Friday, March 18, 2005

BMJ published secondhand smoke air quality test results

Tobacco Control 2005;14:60-63© 2005 BMJ Publishing Group Ltd


Environmental tobacco smoke exposure in public places of European cities

M Nebot1, M J López1, G Gorini2, M Neuberger3, S Axelsson4, M Pilali5, C Fonseca6, K Abdennbi7, A Hackshaw8, H Moshammer3, A M Laurent9, J Salles10, M Georgouli5, M C Fondelli2, E Serrahima10, F Centrich10 and S K Hammond11

1 Public Health Agency, Barcelona, Spain
2 Environmental and Occupational Epidemiology Unit Center for Onchologic Study and Prevention, Tuscany Region Research Institute, Italy
3 Institut of Environmental Health, University of Vienna, Austria
4 Orebro University Hospital, Sweden
5 Hellenic Cancer Society, Athens, Greece
6 Portuguese League Against Cancer, Portugal
7 Office Française le prevention du tabagisme, Paris, France
8 St Batholomew Hospital, The London School of Medicine, London, UK
9 Laboratoire d’Hygiène de la Ville de Paris, France
10 Laboratory of the Public Health Agency, Barcelona, Spain
11 School of Public Health, University of California, USA

Correspondence to: Maria José López Public Health Agency, Barcelona, Spain;

Background: Exposure to environmental tobacco smoke (ETS) has important public health implications. The results of the first European multi-centre study that measured ETS exposure in a range of public places (transport, educational settings, and leisure facilities such as bars and restaurants) are presented.

Method: Nicotine vapour phase was measured using ETS passive samplers containing a filter treated with sodium bisulfate.

Results: Bars and discos are the places with the highest concentrations of nicotine from ETS, median ranging from 19 to 122 µg/m3. Restaurants had the next highest values. Concentrations of nicotine generally range from 0.1–5 µg/m3 in airports, and from 0.5–10 µg/m3 in train stations. Nicotine was also found in schools and universities, yet schools tended to have the lowest concentrations compared to all the other public places sampled. In hospitals levels were generally below 5 µg/m3.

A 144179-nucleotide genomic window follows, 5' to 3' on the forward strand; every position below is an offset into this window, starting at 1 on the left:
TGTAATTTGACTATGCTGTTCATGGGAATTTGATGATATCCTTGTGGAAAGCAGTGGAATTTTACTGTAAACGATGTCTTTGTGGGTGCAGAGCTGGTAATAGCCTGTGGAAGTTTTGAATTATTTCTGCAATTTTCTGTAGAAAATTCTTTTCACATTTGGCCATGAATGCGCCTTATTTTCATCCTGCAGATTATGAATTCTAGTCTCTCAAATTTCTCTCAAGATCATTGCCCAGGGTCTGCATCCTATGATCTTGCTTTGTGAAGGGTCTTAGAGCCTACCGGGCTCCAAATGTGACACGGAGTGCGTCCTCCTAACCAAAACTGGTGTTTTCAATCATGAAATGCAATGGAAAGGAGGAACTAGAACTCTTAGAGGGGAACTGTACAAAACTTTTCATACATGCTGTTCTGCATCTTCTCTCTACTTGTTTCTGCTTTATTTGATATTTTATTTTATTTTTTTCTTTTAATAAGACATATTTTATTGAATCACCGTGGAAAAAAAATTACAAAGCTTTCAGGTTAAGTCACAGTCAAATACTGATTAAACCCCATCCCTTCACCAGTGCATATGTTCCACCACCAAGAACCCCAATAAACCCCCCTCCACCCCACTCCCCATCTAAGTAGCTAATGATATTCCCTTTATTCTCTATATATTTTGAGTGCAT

Conclusions: Although there is some variability between cities, this study shows that tobacco smoke is present in most of the studied public places. The study also showed that in areas where smoking is prohibited, concentrations of nicotine are lower than in areas where smoking is allowed but they are not zero. The results of this study indicate that policies should be implemented that would effectively reduce levels of tobacco smoke in public areas.

This article has been cited by other articles: (Search Google Scholar for Other Citing Articles)

M. S. Jaakkola and J. J. K. JaakkolaImpact of smoke-free workplace legislation on exposures and health: possibilities for prevention.Eur. Respir. J., August 1, 2006; 28(2): 397 - 408. [Abstract] [Full Text] [PDF]

D. Rosenfield, D. G. Manuel, and D. A. AlterThe Smoking Regulatory Index: a new way to measure public health performance.Can. Med. Assoc. J., May 9, 2006; 174(10): 1403 - 1404. [Full Text] [PDF]

M Mulcahy, D S Evans, S K Hammond, J L Repace, and M ByrneSecondhand smoke exposure and risk following the Irish smoking ban: an assessment of salivary cotinine concentrations in hotel workers and air nicotine levels in barsTob. Control, December 1, 2005; 14(6): 384 - 388. [Abstract] [Full Text] [PDF]

Read all
Why does press ignore these results?
Manfred A Neuberger
Tobacco Control Online, 18 Mar 2005
[Full text]

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